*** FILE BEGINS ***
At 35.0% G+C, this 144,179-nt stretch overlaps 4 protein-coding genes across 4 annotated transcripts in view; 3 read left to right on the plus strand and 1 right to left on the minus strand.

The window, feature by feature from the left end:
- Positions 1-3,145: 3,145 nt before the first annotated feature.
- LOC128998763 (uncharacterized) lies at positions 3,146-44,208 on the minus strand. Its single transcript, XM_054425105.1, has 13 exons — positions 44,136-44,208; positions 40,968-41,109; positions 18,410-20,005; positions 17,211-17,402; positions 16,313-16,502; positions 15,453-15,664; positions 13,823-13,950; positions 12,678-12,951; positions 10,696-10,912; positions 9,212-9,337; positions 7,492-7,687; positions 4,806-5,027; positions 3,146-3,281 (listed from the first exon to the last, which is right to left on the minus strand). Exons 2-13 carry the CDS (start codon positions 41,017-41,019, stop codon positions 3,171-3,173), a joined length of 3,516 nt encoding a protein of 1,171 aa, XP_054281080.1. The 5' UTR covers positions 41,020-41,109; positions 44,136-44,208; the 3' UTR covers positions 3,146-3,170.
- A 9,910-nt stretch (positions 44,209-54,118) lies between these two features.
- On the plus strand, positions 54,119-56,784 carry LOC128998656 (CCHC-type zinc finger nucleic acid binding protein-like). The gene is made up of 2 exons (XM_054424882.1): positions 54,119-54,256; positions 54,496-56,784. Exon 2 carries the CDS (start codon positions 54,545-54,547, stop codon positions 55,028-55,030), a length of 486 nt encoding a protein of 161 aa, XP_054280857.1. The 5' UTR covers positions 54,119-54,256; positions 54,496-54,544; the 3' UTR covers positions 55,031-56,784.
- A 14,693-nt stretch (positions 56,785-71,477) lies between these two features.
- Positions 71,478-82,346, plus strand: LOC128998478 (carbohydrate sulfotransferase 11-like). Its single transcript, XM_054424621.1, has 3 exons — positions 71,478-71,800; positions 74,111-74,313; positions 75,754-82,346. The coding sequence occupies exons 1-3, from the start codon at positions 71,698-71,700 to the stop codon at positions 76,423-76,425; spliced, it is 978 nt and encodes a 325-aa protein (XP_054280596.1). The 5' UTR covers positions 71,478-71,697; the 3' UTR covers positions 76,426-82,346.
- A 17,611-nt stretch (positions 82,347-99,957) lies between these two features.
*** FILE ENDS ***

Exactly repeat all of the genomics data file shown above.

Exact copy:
At 35.0% G+C, this 144,179-nt stretch overlaps 4 protein-coding genes across 4 annotated transcripts in view; 3 read left to right on the plus strand and 1 right to left on the minus strand.

The window, feature by feature from the left end:
- Positions 1-3,145: 3,145 nt before the first annotated feature.
- LOC128998763 (uncharacterized) lies at positions 3,146-44,208 on the minus strand. Its single transcript, XM_054425105.1, has 13 exons — positions 44,136-44,208; positions 40,968-41,109; positions 18,410-20,005; positions 17,211-17,402; positions 16,313-16,502; positions 15,453-15,664; positions 13,823-13,950; positions 12,678-12,951; positions 10,696-10,912; positions 9,212-9,337; positions 7,492-7,687; positions 4,806-5,027; positions 3,146-3,281 (listed from the first exon to the last, which is right to left on the minus strand). Exons 2-13 carry the CDS (start codon positions 41,017-41,019, stop codon positions 3,171-3,173), a joined length of 3,516 nt encoding a protein of 1,171 aa, XP_054281080.1. The 5' UTR covers positions 41,020-41,109; positions 44,136-44,208; the 3' UTR covers positions 3,146-3,170.
- A 9,910-nt stretch (positions 44,209-54,118) lies between these two features.
- On the plus strand, positions 54,119-56,784 carry LOC128998656 (CCHC-type zinc finger nucleic acid binding protein-like). The gene is made up of 2 exons (XM_054424882.1): positions 54,119-54,256; positions 54,496-56,784. Exon 2 carries the CDS (start codon positions 54,545-54,547, stop codon positions 55,028-55,030), a length of 486 nt encoding a protein of 161 aa, XP_054280857.1. The 5' UTR covers positions 54,119-54,256; positions 54,496-54,544; the 3' UTR covers positions 55,031-56,784.
- A 14,693-nt stretch (positions 56,785-71,477) lies between these two features.
- Positions 71,478-82,346, plus strand: LOC128998478 (carbohydrate sulfotransferase 11-like). Its single transcript, XM_054424621.1, has 3 exons — positions 71,478-71,800; positions 74,111-74,313; positions 75,754-82,346. The coding sequence occupies exons 1-3, from the start codon at positions 71,698-71,700 to the stop codon at positions 76,423-76,425; spliced, it is 978 nt and encodes a 325-aa protein (XP_054280596.1). The 5' UTR covers positions 71,478-71,697; the 3' UTR covers positions 76,426-82,346.
- A 17,611-nt stretch (positions 82,347-99,957) lies between these two features.